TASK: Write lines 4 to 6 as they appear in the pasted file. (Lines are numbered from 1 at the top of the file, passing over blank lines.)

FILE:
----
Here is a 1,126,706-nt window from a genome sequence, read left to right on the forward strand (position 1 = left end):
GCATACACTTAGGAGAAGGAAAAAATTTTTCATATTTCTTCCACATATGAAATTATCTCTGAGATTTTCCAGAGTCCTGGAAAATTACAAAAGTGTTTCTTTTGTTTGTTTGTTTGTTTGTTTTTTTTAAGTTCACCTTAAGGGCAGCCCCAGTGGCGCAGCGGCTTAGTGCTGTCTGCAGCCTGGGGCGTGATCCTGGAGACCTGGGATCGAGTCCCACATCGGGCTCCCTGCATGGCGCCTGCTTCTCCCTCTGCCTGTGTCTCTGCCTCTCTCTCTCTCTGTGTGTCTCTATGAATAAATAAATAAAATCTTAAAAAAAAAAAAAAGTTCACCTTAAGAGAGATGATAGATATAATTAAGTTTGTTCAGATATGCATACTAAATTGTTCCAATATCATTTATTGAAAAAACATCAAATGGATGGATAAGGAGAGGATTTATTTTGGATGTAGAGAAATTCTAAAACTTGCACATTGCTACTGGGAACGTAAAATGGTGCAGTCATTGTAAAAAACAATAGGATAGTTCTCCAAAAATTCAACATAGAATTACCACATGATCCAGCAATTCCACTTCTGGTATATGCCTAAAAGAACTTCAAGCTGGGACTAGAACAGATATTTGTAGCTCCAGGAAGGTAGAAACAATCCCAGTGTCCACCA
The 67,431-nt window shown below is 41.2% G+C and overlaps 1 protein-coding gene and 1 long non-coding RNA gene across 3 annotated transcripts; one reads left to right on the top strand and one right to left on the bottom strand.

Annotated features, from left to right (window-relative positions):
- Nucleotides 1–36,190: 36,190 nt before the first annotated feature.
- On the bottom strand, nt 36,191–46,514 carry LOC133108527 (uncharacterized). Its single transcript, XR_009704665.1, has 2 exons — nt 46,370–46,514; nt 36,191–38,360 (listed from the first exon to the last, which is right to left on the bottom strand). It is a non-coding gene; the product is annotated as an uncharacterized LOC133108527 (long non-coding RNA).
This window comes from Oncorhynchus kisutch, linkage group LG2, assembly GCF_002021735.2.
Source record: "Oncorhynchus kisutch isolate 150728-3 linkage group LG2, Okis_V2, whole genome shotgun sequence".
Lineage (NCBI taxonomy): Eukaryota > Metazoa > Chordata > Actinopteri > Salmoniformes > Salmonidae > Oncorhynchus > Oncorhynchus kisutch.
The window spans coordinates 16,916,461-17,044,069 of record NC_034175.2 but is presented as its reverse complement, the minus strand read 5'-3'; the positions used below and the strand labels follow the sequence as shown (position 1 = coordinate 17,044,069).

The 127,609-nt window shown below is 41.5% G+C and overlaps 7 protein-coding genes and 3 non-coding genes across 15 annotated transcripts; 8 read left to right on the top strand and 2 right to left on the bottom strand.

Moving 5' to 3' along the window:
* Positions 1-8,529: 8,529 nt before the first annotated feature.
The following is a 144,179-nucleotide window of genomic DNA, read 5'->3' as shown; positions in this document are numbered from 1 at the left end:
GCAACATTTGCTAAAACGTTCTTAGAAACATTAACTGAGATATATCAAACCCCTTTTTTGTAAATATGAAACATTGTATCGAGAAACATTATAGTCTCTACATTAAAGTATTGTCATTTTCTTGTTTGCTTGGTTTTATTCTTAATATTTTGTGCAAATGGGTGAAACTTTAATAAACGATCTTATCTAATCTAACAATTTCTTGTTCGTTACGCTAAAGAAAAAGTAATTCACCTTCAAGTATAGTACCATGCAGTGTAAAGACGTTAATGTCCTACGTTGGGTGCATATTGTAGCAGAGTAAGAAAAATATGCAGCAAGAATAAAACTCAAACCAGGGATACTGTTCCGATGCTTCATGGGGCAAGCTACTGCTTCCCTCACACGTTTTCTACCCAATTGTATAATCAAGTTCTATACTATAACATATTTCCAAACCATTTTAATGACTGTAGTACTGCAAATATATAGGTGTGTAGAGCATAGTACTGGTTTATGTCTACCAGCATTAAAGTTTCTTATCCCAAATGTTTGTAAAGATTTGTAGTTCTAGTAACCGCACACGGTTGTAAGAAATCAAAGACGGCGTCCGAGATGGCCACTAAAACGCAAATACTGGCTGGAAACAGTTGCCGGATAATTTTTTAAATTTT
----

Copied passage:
Annotated features, from left to right (window-relative positions):
- Nucleotides 1–36,190: 36,190 nt before the first annotated feature.
- On the bottom strand, nt 36,191–46,514 carry LOC133108527 (uncharacterized). Its single transcript, XR_009704665.1, has 2 exons — nt 46,370–46,514; nt 36,191–38,360 (listed from the first exon to the last, which is right to left on the bottom strand). It is a non-coding gene; the product is annotated as an uncharacterized LOC133108527 (long non-coding RNA).